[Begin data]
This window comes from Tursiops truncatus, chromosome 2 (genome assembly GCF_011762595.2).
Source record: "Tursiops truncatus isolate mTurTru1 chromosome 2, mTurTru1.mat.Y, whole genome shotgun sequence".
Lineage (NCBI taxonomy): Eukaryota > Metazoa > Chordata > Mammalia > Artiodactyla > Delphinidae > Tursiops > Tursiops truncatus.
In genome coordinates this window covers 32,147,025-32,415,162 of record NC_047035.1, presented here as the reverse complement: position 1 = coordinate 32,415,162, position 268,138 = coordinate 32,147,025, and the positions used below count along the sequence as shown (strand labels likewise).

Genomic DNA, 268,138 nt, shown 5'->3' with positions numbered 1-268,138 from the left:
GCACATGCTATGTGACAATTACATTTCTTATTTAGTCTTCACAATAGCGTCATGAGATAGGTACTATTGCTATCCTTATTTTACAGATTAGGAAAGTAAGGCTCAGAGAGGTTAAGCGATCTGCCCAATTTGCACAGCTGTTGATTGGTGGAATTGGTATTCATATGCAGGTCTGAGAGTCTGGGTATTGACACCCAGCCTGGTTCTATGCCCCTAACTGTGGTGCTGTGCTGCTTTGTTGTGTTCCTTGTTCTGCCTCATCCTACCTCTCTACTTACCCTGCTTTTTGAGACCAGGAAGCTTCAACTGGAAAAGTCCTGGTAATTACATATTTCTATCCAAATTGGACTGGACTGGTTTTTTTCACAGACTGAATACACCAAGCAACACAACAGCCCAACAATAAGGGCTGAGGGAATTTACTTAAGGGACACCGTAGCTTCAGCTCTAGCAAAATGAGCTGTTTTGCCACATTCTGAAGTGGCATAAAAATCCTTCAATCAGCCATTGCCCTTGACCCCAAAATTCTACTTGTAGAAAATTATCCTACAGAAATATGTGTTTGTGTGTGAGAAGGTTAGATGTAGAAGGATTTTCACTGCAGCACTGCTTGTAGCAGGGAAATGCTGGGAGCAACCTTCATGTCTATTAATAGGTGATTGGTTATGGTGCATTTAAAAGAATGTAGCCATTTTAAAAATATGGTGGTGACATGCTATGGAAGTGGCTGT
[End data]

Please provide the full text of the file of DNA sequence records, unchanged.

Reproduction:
This window comes from Tursiops truncatus, chromosome 2 (genome assembly GCF_011762595.2).
Source record: "Tursiops truncatus isolate mTurTru1 chromosome 2, mTurTru1.mat.Y, whole genome shotgun sequence".
Lineage (NCBI taxonomy): Eukaryota > Metazoa > Chordata > Mammalia > Artiodactyla > Delphinidae > Tursiops > Tursiops truncatus.
In genome coordinates this window covers 32,147,025-32,415,162 of record NC_047035.1, presented here as the reverse complement: position 1 = coordinate 32,415,162, position 268,138 = coordinate 32,147,025, and the positions used below count along the sequence as shown (strand labels likewise).

Genomic DNA, 268,138 nt, shown 5'->3' with positions numbered 1-268,138 from the left:
GCACATGCTATGTGACAATTACATTTCTTATTTAGTCTTCACAATAGCGTCATGAGATAGGTACTATTGCTATCCTTATTTTACAGATTAGGAAAGTAAGGCTCAGAGAGGTTAAGCGATCTGCCCAATTTGCACAGCTGTTGATTGGTGGAATTGGTATTCATATGCAGGTCTGAGAGTCTGGGTATTGACACCCAGCCTGGTTCTATGCCCCTAACTGTGGTGCTGTGCTGCTTTGTTGTGTTCCTTGTTCTGCCTCATCCTACCTCTCTACTTACCCTGCTTTTTGAGACCAGGAAGCTTCAACTGGAAAAGTCCTGGTAATTACATATTTCTATCCAAATTGGACTGGACTGGTTTTTTTCACAGACTGAATACACCAAGCAACACAACAGCCCAACAATAAGGGCTGAGGGAATTTACTTAAGGGACACCGTAGCTTCAGCTCTAGCAAAATGAGCTGTTTTGCCACATTCTGAAGTGGCATAAAAATCCTTCAATCAGCCATTGCCCTTGACCCCAAAATTCTACTTGTAGAAAATTATCCTACAGAAATATGTGTTTGTGTGTGAGAAGGTTAGATGTAGAAGGATTTTCACTGCAGCACTGCTTGTAGCAGGGAAATGCTGGGAGCAACCTTCATGTCTATTAATAGGTGATTGGTTATGGTGCATTTAAAAGAATGTAGCCATTTTAAAAATATGGTGGTGACATGCTATGGAAGTGGCTGT